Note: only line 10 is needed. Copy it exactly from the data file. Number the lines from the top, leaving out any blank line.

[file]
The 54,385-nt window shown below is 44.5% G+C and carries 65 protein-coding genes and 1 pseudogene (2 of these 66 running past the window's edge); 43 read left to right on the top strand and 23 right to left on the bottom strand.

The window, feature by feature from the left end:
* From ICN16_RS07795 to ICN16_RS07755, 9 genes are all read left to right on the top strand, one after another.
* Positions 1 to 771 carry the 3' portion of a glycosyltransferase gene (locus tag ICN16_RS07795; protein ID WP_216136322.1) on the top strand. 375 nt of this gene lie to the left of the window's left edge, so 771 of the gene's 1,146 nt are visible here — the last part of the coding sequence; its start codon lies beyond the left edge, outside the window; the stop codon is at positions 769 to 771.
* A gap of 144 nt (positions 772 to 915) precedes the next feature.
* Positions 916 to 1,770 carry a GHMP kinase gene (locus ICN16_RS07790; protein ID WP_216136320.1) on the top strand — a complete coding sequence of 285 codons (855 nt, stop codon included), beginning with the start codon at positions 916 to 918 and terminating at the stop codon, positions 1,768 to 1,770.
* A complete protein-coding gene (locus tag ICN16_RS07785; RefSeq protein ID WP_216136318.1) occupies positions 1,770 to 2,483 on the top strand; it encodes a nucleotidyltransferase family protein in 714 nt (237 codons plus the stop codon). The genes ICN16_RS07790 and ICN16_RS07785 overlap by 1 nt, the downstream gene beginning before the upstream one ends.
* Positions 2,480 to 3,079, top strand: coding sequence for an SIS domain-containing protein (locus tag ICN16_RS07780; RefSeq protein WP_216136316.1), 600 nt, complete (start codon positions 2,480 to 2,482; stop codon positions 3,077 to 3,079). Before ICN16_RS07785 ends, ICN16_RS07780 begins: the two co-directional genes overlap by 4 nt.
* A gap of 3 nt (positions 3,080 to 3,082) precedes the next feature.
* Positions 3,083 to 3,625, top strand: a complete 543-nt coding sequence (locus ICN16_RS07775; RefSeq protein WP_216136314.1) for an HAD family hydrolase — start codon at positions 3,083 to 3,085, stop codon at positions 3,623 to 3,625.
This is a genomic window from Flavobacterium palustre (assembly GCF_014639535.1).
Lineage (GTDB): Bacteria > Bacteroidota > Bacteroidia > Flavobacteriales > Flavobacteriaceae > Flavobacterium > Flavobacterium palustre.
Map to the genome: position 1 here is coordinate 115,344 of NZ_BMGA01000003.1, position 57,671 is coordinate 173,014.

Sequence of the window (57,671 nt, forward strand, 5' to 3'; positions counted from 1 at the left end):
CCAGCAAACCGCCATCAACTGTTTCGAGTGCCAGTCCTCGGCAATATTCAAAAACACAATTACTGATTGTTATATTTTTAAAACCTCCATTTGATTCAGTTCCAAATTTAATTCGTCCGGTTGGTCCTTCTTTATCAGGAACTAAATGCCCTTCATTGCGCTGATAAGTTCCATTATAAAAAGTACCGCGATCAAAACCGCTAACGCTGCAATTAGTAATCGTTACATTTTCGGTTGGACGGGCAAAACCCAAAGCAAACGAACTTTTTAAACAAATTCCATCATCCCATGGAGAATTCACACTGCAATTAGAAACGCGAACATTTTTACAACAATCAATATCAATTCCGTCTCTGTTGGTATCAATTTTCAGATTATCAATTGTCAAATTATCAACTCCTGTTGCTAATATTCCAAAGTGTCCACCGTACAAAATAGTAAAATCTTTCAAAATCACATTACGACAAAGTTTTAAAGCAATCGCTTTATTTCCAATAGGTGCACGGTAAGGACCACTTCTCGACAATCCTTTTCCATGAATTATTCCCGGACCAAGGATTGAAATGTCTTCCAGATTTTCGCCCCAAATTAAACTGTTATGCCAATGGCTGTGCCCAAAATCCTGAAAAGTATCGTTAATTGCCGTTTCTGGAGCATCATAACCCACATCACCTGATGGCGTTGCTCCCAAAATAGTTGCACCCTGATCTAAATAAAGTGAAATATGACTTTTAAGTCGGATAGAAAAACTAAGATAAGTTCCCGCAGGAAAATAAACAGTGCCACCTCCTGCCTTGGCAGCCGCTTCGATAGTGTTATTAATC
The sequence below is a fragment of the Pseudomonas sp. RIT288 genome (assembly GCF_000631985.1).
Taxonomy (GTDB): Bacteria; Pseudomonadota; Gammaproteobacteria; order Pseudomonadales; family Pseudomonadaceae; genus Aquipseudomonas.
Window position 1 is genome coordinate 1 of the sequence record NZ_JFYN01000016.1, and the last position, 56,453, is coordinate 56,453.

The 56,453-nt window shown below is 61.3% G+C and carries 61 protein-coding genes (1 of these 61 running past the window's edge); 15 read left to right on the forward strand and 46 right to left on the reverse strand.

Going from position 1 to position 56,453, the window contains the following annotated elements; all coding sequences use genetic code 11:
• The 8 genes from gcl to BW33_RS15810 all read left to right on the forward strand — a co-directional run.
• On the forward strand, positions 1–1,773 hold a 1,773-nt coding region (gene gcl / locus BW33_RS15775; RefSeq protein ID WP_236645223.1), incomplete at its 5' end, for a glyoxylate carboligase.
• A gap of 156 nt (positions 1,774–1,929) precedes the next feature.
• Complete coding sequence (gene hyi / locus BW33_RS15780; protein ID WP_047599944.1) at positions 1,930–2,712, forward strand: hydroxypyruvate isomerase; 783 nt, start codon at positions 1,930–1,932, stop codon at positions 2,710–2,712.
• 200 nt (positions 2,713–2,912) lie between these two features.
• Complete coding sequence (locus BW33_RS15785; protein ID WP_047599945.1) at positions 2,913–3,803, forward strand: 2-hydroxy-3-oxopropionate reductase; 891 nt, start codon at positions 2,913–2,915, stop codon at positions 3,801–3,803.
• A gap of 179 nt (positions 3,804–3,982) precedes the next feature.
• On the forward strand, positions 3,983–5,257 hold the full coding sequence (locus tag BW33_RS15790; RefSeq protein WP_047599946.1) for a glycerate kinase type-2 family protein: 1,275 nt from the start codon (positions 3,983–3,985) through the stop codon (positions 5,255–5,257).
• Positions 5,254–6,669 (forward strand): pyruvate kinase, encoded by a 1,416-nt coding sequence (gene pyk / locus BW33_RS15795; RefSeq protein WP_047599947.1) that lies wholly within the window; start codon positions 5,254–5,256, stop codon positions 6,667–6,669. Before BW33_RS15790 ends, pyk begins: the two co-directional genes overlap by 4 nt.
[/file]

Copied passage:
* Positions 3,083 to 3,625, top strand: a complete 543-nt coding sequence (locus ICN16_RS07775; RefSeq protein WP_216136314.1) for an HAD family hydrolase — start codon at positions 3,083 to 3,085, stop codon at positions 3,623 to 3,625.